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OpenAI Voice Engine can recreate human voices


Edgar Cervantes / Android Authority


  • OpenAI has announced Voice Engine, a new AI system capable of recreating human voices.
  • The company is testing this product with “a small group of businesses.”
  • OpenAI is keeping it private for now to examine the potential (and obvious) dangers.

OpenAI, the company behind ChatGPT, has been on a bit of a roll lately. ChatGPT’s success has been astounding, of course, but the company also recently announced Sora, a system capable of creating 60-second video clips that look very realistic. Now, the company has announced a new system called Voice Engine, which can recreate human voices (via The New York Times).

Like Sora, OpenAI is not allowing the public to use Voice Engine — at least not yet. For now, the company is privately testing the system with “a small group of businesses.” Obviously, the reason it is doing this is due to the massive ethical implications of a system that can mimic a real person’s voice.

The New York Times got to demo the system and shared some clips, which you can hear at the earlier link. The first clip is a 16-second recording of a real man with a thick Portuguese accent. He introduces himself and says he’s making this clip to “assist non-verbal individuals express themselves more fully.” The next clip is Voice Engine’s recreation of his voice saying something completely different. Yet another clip is a recreation of the man’s voice but speaking in Portuguese instead of English.

Both Voice Engine clips don’t sound the same as the original clip. However, they are absolutely close enough that it would probably fool someone who knew that man’s voice into thinking he actually said those things.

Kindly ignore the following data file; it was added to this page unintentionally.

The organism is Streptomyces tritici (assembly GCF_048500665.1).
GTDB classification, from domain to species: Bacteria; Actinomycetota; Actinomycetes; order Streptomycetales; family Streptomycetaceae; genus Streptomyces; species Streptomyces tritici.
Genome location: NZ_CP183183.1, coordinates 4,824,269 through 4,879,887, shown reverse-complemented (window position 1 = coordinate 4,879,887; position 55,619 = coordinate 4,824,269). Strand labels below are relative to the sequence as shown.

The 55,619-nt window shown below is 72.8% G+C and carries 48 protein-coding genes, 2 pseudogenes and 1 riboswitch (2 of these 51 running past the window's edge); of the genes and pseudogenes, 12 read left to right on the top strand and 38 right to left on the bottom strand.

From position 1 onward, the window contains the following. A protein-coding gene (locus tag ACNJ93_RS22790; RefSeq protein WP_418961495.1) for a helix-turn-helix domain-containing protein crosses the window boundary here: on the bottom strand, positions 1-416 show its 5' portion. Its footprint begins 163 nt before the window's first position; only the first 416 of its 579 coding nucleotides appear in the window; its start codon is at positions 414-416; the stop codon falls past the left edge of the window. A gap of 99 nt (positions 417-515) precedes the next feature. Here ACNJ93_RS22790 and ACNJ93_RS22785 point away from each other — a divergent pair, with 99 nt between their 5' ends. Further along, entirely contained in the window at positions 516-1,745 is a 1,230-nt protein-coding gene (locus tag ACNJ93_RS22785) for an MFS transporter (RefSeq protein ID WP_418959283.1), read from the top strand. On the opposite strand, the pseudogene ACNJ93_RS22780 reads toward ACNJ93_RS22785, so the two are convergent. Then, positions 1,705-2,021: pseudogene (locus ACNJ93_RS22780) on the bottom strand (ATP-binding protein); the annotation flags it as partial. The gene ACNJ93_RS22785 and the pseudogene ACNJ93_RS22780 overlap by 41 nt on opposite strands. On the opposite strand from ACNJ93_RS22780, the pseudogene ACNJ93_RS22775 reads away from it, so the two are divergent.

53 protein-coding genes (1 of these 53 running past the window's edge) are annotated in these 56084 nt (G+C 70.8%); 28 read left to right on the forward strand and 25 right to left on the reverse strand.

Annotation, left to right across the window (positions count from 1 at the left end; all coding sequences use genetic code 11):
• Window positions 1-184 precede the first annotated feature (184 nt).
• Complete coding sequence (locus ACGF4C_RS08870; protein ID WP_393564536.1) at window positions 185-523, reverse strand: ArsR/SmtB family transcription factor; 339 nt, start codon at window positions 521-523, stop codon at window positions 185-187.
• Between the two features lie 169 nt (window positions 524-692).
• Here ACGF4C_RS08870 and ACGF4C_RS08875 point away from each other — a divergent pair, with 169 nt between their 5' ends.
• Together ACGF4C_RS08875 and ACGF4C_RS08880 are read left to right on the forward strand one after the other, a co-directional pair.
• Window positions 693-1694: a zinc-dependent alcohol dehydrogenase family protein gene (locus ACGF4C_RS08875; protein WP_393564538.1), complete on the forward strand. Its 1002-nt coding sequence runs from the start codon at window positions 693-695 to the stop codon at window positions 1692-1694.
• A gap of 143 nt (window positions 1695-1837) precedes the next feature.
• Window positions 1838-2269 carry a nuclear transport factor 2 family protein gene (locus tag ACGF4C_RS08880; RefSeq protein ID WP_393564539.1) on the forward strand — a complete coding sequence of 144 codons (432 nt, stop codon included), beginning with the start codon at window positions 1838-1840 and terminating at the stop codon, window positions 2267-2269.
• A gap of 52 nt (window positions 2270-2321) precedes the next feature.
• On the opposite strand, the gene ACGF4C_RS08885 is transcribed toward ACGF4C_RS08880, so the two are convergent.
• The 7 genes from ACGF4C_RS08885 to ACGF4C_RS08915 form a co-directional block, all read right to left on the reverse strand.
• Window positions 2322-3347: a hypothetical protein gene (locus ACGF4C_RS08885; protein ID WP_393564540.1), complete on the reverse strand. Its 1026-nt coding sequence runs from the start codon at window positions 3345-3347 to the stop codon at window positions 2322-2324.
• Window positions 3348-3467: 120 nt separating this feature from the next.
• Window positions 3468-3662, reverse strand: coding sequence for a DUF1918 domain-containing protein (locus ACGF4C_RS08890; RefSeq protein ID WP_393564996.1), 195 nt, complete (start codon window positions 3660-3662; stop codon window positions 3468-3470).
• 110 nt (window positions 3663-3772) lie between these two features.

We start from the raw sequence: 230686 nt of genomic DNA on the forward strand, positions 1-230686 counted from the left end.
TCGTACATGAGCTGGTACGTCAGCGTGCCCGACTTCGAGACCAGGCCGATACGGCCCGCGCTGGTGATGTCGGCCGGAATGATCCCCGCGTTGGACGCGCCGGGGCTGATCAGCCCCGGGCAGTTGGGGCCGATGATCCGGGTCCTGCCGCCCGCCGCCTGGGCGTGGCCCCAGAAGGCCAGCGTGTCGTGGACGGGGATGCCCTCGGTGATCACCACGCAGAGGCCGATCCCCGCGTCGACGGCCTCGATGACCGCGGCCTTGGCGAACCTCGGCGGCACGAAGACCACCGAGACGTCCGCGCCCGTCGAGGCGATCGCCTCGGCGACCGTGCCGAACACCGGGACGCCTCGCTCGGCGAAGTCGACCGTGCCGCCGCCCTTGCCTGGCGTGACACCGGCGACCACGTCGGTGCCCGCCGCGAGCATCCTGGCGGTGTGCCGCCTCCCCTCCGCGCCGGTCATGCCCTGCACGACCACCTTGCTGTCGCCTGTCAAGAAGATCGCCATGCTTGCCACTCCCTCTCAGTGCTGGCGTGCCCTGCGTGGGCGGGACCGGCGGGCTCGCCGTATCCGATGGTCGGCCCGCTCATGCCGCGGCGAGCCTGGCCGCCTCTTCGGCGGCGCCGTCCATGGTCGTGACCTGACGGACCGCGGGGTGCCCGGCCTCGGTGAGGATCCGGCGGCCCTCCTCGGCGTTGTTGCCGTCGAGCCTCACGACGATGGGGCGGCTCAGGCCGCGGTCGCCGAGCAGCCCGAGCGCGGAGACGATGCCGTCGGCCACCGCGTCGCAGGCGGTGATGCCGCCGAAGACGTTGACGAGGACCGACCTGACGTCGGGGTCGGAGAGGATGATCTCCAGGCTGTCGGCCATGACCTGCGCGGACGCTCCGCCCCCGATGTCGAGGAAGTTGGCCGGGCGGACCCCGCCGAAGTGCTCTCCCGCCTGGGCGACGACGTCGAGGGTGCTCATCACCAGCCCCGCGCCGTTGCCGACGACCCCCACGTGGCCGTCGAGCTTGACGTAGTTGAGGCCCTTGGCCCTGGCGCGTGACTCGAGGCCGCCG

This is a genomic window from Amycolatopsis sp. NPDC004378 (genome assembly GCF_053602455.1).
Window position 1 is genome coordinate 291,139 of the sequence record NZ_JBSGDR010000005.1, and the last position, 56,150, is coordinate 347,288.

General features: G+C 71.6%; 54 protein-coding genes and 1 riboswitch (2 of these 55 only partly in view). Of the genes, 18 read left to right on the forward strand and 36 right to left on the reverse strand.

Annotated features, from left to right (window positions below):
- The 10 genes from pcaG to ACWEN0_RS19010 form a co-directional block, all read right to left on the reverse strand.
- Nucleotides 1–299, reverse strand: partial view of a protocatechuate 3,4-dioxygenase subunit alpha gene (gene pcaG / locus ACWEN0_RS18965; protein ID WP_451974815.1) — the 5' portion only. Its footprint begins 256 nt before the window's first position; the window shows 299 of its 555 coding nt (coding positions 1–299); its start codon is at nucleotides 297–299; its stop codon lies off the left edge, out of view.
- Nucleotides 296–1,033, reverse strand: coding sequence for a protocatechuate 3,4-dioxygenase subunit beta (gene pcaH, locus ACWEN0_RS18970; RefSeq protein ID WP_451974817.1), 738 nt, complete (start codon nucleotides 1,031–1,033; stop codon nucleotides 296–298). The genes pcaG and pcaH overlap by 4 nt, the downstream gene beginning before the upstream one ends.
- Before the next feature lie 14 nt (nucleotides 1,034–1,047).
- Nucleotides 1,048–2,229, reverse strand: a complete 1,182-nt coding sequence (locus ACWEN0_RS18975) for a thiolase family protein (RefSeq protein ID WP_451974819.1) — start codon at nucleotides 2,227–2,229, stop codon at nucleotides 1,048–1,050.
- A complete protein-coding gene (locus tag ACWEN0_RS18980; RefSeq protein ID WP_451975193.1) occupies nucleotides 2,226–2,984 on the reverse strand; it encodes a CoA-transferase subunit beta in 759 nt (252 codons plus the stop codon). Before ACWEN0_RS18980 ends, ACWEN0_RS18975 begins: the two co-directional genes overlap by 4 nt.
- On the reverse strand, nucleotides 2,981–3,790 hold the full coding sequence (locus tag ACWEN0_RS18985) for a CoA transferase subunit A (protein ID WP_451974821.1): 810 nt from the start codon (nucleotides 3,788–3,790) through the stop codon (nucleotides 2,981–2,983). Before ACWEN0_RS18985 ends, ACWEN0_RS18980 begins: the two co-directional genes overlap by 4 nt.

The scary thing about that is the potential for using a tool like this to spread misinformation. Politicians, celebrities, and journalists could easily have their voices co-opted by Voice Engine and then made to say anything anyone wanted. With a little editing and a convincing video track, who knows what could be done?

There are also voice authentication systems used around the world for security. It is very possible Voice Engine could allow people to trick those systems, putting sensitive information at risk.

“This is a sensitive thing”

OpenAI product manager Jeff Harris said, “This is a sensitive thing, and it is important to get it right.” OpenAI is experimenting with watermarking systems to help differentiate actual recordings from synthetic ones. The team is also open about the ethical problems this system brings up.

However, it is also arguing Voice Engine could do a lot of good. For example, people who could once speak but lost their voice later in life could begin to communicate again using a facsimile of their own voice. Physicist Stephen Hawking is a famous example of a person who could have benefited from a voice service like this. Voice Engine could also preserve the voices of people who are no longer alive and also work in many commercial settings, such as in the creation of audiobooks.

OpenAI says it has no plans yet for a public rollout of Voice Engine. Like Sora, it only wants to demonstrate what it can do.

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